Agreement brings advanced oncology care to residents of far west suburbs, broadens access to cancer research
January 7, 2008--Loyola University Health System (LUHS) and Central DuPage Hospital (CDH) have entered into a 10-year agreement that will bring medical oncologists from Loyola's Cardinal Bernardin Cancer Center, Maywood, to CDH to provide care at the Winfield hospital.
âThis is a major step in Central DuPage Hospital becoming a destination hospital for cancer services,â said Luke McGuinness, CDH chief executive officer.
The Loyola Cancer Care & Research Center at Central DuPage Hospital will offer the latest technology and techniques to area residents who have cancer. Access to clinical studies and investigational drugs are among the benefits provided for patients under the new agreement. Beginning in February, the program will be based temporarily at the Loyola Primary Care Center at Wheaton, 140 E. Loop Road. Before the end of
2008, the program will move to its expanded facilities at the Central DuPage Hospital campus, 25 N. Winfield Road, Winfield.
Lucio Di Nunno, MD is the Loyola faculty member appointed as medical director of oncology services and recruitment efforts are ongoing to bring a Loyola physician research director to CDHâs campus as well. Kenneth Micetich, MD, Kevin Barton, MD, and Laura Horvath, MD, all experienced faculty in the Department of Medicine, Division of Hematology/Oncology, at Loyola University Stritch School of Medicine, will also have a presence at CDH.
âWe believe this is an important collaboration and milestone for Loyola,â said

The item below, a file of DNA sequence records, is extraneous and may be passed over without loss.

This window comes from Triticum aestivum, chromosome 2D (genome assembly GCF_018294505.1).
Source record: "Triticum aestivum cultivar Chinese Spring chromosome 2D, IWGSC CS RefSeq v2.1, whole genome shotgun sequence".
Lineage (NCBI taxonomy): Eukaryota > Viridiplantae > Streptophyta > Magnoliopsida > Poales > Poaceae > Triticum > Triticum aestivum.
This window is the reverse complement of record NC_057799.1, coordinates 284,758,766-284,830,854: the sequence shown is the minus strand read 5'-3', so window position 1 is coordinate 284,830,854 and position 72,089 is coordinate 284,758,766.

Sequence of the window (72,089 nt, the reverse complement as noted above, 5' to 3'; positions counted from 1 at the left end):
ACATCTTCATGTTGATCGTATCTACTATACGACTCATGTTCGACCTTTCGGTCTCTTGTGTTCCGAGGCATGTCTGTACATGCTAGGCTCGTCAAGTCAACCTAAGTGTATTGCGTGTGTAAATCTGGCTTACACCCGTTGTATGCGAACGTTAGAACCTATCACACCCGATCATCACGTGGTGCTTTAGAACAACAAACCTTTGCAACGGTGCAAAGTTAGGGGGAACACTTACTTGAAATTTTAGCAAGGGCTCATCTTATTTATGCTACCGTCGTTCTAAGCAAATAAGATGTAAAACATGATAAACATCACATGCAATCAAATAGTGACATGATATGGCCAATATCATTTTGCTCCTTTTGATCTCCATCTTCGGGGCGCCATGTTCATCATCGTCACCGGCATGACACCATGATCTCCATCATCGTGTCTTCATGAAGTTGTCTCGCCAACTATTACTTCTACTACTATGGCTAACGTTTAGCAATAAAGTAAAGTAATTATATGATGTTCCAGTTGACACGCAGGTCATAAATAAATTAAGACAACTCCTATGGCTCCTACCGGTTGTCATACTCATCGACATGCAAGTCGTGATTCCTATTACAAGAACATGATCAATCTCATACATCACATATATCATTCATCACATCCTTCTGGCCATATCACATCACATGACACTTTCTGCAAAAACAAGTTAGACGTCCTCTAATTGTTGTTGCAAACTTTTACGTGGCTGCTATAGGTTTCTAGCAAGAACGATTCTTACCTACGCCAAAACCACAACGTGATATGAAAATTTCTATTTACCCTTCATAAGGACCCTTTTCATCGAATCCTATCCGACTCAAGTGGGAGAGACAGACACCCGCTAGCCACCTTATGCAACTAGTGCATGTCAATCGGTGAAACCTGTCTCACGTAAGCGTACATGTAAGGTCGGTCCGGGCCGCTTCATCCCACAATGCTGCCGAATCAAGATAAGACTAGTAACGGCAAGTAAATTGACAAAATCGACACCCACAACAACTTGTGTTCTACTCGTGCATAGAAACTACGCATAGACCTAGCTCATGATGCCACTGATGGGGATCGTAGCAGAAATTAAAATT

LUHS President and CEO Paul K. Whelton, MB, MD, MSc. âWe are pleased to bring academic research and care to complement the high-quality care at CDH and to further our mission of broadening access to our world-class services and leading-edge research. Now, patients from the far western suburbs can enjoy the comforts of their home hospital as they benefit from the evidence-based care brought by specialists from Loyola, the only academic medical center in the western suburbs of Chicago,â Whelton added.
An onsite clinical research team will ensure that eligible patients have the chance to participate in clinical trials. In addition, in recent years, Loyola physician-researchers have focused on genetic testing and tailored therapies for cancer. That is, treatments that are custom-made in the research laboratories of Loyolaâs Oncology Institute to work with a patientâs physical makeup. âWe at CDH are happy to offer our patients this type of leading edge research and clinical techniques here in the community,â said Luke McGuinness, CDH chief executive officer.
In addition to its research expertise, cancer care at Loyola is also known for its commitment to look âbeyond the diseaseâ and to provide a care plan that considers a patientâs work, family, and needs for emotional support and education. âThe physicians and researchers at Loyolaâs cancer center have always been committed to whole-person care, ensuring that our patients receive the full benefit of an academic medical center,â said Dr. Patrick J. Stiff, professor of medicine and pathology, Loyola University Chicago Stritch School of Medicine and director of Loyolaâs Cardinal Bernardin Cancer Center.
âBeyond offering excellent clinical programs in bone marrow transplant as well as in cancers of the breast, lung and digestive tract, we use a multidisciplinary team approach, so that every patientâs care plan has the benefit of a large pool of expertise,â Stiff added.
Loyolaâs cancer program was ranked among the top 50 in the nation by US News & World Report in 2007, and has held that ranking three times in the past four years.